Migrant rights rally / Ballot Simplification Committee hearing report

I can understand and respect the pragmatic arguments for using the United States flag ("American" could be anything from the Yukon to Patagonia) at events like this, but I personally do not wish to use it any more than I would want to use a Mexican flag, because I do not wish to promote nationalism of any stripe. For similar reasons prefer to use the terms "migration/migrant" rather than "immigration/immigrant," because the latter focus only on *arrival*, thus reinforcing the nationalist perspective typical in the U.S. which tends to consider various policies only or primarily in light of their impact on people in the United States. In reality, an arrival is normally preceded by a departure, and thus from the viewpoint of a person relocating from one country to another, he or she is an *emigrant* before being an *immigrant!* "Migrant/migration" are neutral terms that do not assume one perspective or the other. Better yet is the term "freedom of movement," which stresses the natural human right to move freely about the surface of the earth except where infringing on private property rights.

  I had brought with me in the morning a couple pro-migration signs from a previous event with the intent of going to the rally after finishing at the Ballot Simplification Committee. Not having a car to store them in, I wasted like 15 minutes trying to get them into City Hall due to stupid and paranoid rules on what you can bring into the building. Finally the excessively numerous and mostly unhelpful sheriff's deputies guarding the building against dangerous materials like wooden sticks and cardboard got hold of someone from Media Services who let me hold the materials there.

  A little before 11 a.m. the commotion outside became somewhat audible in the hearing room, which happened to be on that side of City Hall. This was despite all the windows being closed, so there was a fair hubbub. I caught the tail end of the rally, I think around 1230 pm. The border control advocates had apparently already departed -- one person said there had only been perhaps a dozen or so of them, and when I came outside there were probably around 75 advocates for migrant rights, along with perhaps a couple video cameras or members of the press.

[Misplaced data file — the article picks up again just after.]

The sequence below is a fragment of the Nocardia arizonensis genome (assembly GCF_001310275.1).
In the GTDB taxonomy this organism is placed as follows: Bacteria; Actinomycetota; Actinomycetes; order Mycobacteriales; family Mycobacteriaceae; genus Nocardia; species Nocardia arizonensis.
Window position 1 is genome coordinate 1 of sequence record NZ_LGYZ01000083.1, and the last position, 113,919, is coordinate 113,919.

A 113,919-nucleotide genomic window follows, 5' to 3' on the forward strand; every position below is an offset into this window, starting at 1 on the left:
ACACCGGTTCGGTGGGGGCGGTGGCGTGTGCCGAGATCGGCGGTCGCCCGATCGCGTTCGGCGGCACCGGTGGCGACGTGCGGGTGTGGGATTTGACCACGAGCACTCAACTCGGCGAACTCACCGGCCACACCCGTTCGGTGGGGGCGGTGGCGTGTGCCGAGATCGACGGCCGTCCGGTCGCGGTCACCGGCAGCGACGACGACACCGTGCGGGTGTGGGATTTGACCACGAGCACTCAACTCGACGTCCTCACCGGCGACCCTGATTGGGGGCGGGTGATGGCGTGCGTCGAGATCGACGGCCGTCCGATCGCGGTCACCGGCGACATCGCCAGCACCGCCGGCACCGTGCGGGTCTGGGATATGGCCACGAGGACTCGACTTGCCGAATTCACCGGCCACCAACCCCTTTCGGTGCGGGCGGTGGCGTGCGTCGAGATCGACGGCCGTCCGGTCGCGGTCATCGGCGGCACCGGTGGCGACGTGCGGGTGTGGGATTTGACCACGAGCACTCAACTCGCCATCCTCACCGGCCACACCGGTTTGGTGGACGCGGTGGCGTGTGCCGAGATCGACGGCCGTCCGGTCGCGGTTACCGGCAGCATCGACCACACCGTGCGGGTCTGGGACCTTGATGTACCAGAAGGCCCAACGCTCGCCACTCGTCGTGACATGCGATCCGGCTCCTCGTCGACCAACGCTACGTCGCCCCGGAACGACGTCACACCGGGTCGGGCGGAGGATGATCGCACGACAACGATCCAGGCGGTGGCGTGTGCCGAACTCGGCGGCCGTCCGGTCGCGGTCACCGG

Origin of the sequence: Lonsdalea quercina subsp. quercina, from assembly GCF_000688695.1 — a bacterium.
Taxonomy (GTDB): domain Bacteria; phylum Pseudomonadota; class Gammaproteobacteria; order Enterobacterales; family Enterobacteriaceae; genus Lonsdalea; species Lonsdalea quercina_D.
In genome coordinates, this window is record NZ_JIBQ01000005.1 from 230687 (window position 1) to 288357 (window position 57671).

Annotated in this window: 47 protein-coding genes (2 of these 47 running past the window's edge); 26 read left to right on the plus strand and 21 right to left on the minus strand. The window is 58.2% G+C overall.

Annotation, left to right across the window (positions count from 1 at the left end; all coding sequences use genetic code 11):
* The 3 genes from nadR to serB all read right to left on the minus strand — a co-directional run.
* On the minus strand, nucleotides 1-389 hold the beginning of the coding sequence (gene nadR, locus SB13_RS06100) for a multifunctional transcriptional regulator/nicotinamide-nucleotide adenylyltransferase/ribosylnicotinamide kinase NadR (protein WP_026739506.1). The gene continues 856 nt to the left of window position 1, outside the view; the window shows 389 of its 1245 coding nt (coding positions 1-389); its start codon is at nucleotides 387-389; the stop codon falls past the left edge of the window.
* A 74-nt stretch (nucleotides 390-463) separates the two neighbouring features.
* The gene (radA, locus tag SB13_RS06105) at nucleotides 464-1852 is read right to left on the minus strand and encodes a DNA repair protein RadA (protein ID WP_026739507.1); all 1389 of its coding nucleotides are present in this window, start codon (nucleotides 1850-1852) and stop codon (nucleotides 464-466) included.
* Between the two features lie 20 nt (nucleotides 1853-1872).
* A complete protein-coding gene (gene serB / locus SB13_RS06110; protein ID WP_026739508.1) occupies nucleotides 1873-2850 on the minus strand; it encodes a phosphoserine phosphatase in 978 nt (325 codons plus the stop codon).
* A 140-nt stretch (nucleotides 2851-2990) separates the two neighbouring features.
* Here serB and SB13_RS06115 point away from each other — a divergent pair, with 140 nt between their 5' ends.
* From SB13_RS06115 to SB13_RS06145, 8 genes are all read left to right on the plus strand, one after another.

The committee meeting went quite well. Maxine, Carol Leigh, Slava, Petrasha and I attended as proponents of the measure to decriminalize prostitution. The four committee members got started a little after 9:00 a.m., and the hearing went until the time we all left, after noon. They seemed to me to be thoughtful and doing due diligence in their work. Although audience participation was somewhat limited as is typical of these formal government hearings, several of us were able to address the group on multiple occasions for more than the officially guaranteed three minutes apiece. I felt that the committee did listen to our suggestions, and ended up drafting language that was fair and balanced and avoided some of the language that was considered which could have hurt our cause.

  Outside of our group, there were maybe a dozen other people in the audience on and off during the morning. I believe most of the others were waiting for hearings on ballot simplification language for other measures, which were to be taken up later in the day. Besides Maxine, Carol, Slava and myself, only one other audience member -- Republican Party political fixture Chris Bowman -- addressed the committee. He didn't take a position for or against the measure and mostly proposed technical changes to improve clarity, although he did speak against my bid to have them substitute the word "re-education" for "education" in referring to the First Offender Prostitution Program (they ended up not using either word, which was fine with me). Everybody who spoke on our side (Petrasha didn't as she was mostly videotaping the event for us) made good, solid points, all of which were taken seriously and some of which were incorporated into the language.

  It's my assessment that attending this hearing was *very* productive, and an excellent use of time. It seems quite possible to get changes adopted which may significantly impact the way that voters view a particular measure. I may go in again tomorrow and/or Friday to participate in the hearings drafting language for other ballot measures (their schedule is in a message I posted to this group yesterday), and encourage other supporters of more freedom and less government to do likewise.

Love & Liberty,
        ((( starchild )))